Falling in Love with Weston’s Marian Case Nature Classroom
While ostensibly helping out on the Stewardship Saturday event on Saturday (DIE KNOTWEED!) with a bunch of our hunters, I actually just took my machete and ran away. Which sounds more dangerous than it was–I was off in search of reported evil knotweed at the Marian Case Nature Classroom, a place near and dear to my heart. If you haven’t been there, now is the time, especially if you love plants and trees and bugs and kids. Not in that order. Well, maybe in that order.
While I didn’t find any knotweed, I did find lots of wonderful things –one of which is poison ivy so always be aware of that little friend. Since poison ivy is technically a native, and birds love its berries, it survives on the periphery. But forget that stuff…what is this? A HUGE stand of milkweed, nature’s present to butterflies. Why is there such a huge stand of milkweed in an open oasis of a forest? No one knows.
Once the milkweed discovery was made, it was open season for exploration of the classroom environs. It was a beautiful incredible weekend and there is no better place to explore it than our own Weston lands. If you want more insight into the general area of the Case Estates, you can read more about it in a past Owl.
In case you didn’t know, the Owl cheats on many a tree and plant identification with the app Seek. It can usually figure out what I am pointing the phone’s camera at, and then the competitive side of me likes to keep track of how many observations of plants I have. Over the 20 minutes I spent at Case, I netted another nine plants and five trees, not including the towering white pines which are just obvious, no?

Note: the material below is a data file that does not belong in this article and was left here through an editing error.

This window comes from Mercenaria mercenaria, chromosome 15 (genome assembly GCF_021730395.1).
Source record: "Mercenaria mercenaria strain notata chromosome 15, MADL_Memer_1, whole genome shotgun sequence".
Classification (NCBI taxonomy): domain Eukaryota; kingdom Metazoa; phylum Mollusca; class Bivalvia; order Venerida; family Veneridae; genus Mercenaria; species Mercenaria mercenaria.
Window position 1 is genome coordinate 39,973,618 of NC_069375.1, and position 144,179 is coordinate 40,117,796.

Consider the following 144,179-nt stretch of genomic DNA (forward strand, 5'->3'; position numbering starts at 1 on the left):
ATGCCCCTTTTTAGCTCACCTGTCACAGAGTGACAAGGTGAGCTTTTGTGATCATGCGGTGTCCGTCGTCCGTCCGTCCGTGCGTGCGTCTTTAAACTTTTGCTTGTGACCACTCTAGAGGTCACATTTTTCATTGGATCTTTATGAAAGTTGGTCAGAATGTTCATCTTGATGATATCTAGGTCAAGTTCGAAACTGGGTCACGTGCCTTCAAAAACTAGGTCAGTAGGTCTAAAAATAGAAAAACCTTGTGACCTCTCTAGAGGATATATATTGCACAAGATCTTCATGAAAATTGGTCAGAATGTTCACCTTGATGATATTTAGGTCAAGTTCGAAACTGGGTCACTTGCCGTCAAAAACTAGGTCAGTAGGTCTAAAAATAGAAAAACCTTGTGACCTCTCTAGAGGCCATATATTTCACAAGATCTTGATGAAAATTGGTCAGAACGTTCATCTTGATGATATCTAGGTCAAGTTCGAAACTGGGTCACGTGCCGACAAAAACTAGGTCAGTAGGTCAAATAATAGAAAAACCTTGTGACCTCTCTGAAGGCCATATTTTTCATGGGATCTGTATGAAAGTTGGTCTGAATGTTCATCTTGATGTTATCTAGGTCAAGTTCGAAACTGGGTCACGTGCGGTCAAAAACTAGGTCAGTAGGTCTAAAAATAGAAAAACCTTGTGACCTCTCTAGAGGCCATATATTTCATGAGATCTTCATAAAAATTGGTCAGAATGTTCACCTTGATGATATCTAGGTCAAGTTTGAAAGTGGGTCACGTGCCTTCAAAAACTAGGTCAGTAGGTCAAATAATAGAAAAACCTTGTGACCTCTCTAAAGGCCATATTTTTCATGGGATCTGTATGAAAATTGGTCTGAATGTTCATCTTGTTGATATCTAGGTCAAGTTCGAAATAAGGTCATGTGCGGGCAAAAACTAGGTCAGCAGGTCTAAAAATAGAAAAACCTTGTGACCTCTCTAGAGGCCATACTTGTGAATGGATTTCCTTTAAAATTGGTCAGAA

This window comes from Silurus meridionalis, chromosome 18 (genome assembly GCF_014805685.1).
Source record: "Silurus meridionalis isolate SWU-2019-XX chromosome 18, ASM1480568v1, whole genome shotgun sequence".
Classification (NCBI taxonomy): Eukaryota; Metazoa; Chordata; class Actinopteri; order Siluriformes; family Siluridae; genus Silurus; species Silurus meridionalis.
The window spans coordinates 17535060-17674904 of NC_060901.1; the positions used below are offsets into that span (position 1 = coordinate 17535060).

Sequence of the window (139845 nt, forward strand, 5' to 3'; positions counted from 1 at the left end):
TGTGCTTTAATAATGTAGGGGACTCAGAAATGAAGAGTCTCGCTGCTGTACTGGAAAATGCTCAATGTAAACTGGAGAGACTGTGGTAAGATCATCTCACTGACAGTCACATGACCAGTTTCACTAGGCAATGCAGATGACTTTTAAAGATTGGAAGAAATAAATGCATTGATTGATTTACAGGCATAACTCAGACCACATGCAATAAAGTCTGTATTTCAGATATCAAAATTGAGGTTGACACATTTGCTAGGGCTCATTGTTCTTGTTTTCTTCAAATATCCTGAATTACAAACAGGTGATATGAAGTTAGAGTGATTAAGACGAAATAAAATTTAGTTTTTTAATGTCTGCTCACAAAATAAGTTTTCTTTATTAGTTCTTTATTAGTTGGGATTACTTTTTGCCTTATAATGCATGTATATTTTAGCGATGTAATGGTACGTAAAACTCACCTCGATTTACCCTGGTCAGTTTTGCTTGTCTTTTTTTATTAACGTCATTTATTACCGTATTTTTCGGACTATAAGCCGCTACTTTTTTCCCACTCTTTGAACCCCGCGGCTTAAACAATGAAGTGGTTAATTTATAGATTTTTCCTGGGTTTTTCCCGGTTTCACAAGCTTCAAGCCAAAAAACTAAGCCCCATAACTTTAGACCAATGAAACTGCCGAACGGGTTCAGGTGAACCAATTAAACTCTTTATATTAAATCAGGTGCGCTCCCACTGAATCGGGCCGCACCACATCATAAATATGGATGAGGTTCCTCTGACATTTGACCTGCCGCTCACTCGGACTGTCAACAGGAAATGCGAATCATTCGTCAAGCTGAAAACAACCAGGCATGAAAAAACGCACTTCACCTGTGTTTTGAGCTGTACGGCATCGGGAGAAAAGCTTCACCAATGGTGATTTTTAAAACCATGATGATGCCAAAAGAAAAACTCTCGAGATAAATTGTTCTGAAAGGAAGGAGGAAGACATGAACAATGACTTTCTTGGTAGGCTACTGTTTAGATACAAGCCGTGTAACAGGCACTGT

Of the trees, oaks and maples are peaking through and competing with the white pines for sun. American chestnuts are trying so hard–dying back when they get to a certain size, but reaching out again. A tiny honey locust sapling, a mighty black oak is not so mighty yet, but stretching out its big oaky leaves. Farther down the path towards the Legacy Trail, I have marked and silently cheer for a tiny star magnolia sapling that refuses to be crowded out.
Of the plants and “weeds”, you can find Bird’s-foot Trefoil, goldenrod, common hemp-nettle, and the unfortunately named Devil’s Beggarticks. Really you could have chosen “devil” or “beggar” or “ticks” but did you have to saddle that little plant with three pejoratives? No. Many of you know that this area of Case Estates is filled with lady’s slippers in June– comical to some, beautiful to others.
After writing this up, I am going to send this on to Susan Erickson, who is the K-5 science and history curriculum specialist, and a major fan of getting our kids outside. The tree stumps await the kids and their wonder. The piles of forgotten Land’s Sake firewood are ready for hands to knock off the top layer, and watch the tiny creepy-crawlies run for cover. There is magic in these woods, and I would believe that Marian Case herself occasionally takes a wander through her former lands.
The Marian Case Nature Classroom is located at Case Estates, the 62.5 acre parcel the town agreed to buy in 2016. The classroom area was reclaimed with the help of Weston Forest & Trail Association, many volunteers including the middle school community service club, chips donated by Weston Landscape and stumps found nearby or carried in by the WFTA trails manager.
You can find it by parking at the Community Center and walking up Legacy Trail until you will see a small green arrow pointing to the right.
On non-school-days/hours, you can also park at Woodland’s parking lot and head up the back way.